Heading into a professional veterinary technician interview can be incredibly intimidating and nerve wracking. There are many simple keys to nailing your next interview that shouldn't come as a surprise. Remember that you are interviewing for your career, not just your next job. So, you should...
1. Dress the part
Your first impression happens the exact moment you enter the building. That could mean even just stopping by to pick up an application or drop off a resume. Make sure you are looking sharp at all times. The receptionists are watching you!
During your first interview you should always expect to wear business casual. No jeans, pajama bottoms, flip flops, work-out clothes, loud makeup, wild hair, extra large jewelry, torn or ragged outfits, and hide your tattoos.
Keep a set of scrubs in your car just in case they ask you to stay. Show them you are prepared for anything!
2. Sit up straight, with confidence
Slouching can give away the fact that you are not very interested in the job or confident in yourself. For me personally, it says someone is lazy, unsure, or has a bad back. Either one may not fit the current job qualifications.
Even if it hurts, just smile. Show them you are a happy and positive person. You are less likely to get hired if you don' t show off those pearly whites!
4. Twist everything positively
One of the hardest question to answer in any interview is: what are your weaknesses? I mean, who really wants to answer that honestly? The best way to answer this is to take your weakness and show how you've worked to improve it.
For example, say you're someone who used to get distracted in the past. You recognized this, and now keep a notebook handy to keep yourself on track of your daily tasks, and it has been working great! The ability to recognize one's own weaknesses and be able to work on them succesfully is an important one.
5. Ask questions
Besides explaining your weaknesses, asking questions is usually the hardest thing to do during an interview, but it is a smart move. Remember, you are interviewing them as much as they are you.
Ask what a normal day looks like, how many surgeries they see daily, how long some of the staff has been
with the clinic, what procedures they offer, what they include in their benefits package, or what the staff likes most about their jobs. Think of your make-or-break offers and make sure you get what you need out of the deal.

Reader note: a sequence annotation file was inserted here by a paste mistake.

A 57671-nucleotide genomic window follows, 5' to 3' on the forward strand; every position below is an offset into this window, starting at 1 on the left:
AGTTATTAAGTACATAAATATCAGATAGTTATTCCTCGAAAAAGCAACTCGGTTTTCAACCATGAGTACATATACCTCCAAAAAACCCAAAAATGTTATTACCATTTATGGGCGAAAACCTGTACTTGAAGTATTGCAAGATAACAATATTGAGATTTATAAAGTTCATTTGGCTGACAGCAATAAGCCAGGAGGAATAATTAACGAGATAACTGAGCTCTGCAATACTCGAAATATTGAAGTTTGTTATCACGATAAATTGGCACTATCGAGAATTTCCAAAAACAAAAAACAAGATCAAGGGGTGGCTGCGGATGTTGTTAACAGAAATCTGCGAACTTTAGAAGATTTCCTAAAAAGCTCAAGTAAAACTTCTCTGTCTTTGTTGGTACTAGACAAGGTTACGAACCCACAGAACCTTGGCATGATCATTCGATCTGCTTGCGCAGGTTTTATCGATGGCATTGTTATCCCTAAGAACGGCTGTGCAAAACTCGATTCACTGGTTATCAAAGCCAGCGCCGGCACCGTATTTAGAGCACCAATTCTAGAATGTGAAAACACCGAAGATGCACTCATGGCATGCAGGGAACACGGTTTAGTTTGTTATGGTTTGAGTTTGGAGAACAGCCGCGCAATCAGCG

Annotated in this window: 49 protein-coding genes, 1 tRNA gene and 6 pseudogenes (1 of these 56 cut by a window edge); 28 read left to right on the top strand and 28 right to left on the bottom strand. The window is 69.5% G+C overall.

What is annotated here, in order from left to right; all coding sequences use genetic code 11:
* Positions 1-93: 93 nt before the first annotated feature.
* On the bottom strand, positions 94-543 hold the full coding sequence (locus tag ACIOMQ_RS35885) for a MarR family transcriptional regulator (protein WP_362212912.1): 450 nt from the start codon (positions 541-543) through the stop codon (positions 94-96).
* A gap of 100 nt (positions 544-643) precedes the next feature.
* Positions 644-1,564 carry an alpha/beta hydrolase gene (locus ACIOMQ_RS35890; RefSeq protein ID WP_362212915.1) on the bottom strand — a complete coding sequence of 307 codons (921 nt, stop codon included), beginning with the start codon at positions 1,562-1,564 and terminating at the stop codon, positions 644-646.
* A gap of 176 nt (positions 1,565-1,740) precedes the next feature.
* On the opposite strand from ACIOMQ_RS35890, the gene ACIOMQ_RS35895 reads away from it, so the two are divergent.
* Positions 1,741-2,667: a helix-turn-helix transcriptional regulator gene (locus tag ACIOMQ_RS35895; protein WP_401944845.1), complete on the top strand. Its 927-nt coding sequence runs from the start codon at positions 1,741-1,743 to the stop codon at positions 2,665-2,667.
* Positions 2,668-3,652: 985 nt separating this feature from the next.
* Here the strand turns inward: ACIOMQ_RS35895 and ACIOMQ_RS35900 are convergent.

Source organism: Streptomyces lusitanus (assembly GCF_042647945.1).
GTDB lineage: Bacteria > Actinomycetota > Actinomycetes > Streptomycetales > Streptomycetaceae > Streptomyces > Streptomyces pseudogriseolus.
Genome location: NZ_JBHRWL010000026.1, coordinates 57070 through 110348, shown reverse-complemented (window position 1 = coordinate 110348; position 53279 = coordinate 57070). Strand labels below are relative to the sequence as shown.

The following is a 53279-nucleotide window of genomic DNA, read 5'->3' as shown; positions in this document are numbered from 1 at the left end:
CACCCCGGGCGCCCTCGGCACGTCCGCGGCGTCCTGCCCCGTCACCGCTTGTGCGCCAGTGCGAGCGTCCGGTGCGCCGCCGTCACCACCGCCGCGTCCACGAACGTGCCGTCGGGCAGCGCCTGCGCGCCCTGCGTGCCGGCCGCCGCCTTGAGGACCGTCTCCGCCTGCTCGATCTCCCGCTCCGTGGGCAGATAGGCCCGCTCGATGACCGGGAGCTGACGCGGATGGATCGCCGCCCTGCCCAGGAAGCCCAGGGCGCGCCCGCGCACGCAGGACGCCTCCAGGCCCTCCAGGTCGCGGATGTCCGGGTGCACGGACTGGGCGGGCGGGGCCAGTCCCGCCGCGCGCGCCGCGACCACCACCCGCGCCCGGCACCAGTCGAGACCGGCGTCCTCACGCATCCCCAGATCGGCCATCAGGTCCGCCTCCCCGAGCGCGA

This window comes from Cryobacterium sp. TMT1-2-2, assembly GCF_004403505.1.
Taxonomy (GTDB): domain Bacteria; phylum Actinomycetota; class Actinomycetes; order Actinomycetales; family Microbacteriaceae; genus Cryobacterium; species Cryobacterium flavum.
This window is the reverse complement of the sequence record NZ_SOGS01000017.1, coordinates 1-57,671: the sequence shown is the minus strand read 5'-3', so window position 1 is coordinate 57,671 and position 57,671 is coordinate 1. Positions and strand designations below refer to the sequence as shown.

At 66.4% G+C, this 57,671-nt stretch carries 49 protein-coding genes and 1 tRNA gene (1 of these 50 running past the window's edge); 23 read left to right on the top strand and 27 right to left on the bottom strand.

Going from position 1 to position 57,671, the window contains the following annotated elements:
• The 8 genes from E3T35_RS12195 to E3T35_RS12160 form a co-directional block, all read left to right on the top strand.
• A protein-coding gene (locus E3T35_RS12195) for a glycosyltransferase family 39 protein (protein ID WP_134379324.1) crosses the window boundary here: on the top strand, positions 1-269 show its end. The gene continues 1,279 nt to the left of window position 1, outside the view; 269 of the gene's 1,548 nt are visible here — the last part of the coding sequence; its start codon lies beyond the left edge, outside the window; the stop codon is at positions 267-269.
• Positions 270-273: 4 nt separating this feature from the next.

If you think you will forget those questions, just write them down. It is ok to have a list prepared. However, wait until the second interview to ask about salary if they do not bring it up.
6. Get a working interview
It is very important to always do a working interview. You will not see a true picture of the clinic until you jump in and work with the crew. Be aware of how they treat you, each other, the clients, and the patients.
At one working interview I had, a technician pulled me aside in an exam room and told me that I should not accept a job offer there. She said the owners were crazy and that I should give her my number so she could tell me all about it. I stood there stunned, was this really happening? I decided to ignore her request and to this day I still think that was the right move. Unfortunately, she was right though. 2 weeks after accepting the job I was fired without reason.
7. Leave your phone in your car
A ringing cell phone during an interview is just plain annoying. You must show your potential employer that your attention is focused on the job, not your social life.
8. Do not bash your previous employer
No matter how bad your previous employer was to you, keep it out of the conversation at all times. Do not talk badly about your past bosses or co-workers. Keep the interview upbeat and happy. If you bash anybody, your potential employer will think you will do the same to them.
In conclusion, you must remember that this isn't just a job, it is a career. Make yourself presentable with a good attitude and you will be well on your way. Remember, you are allowed to be picky and if it doesn't feel right, trust your gut.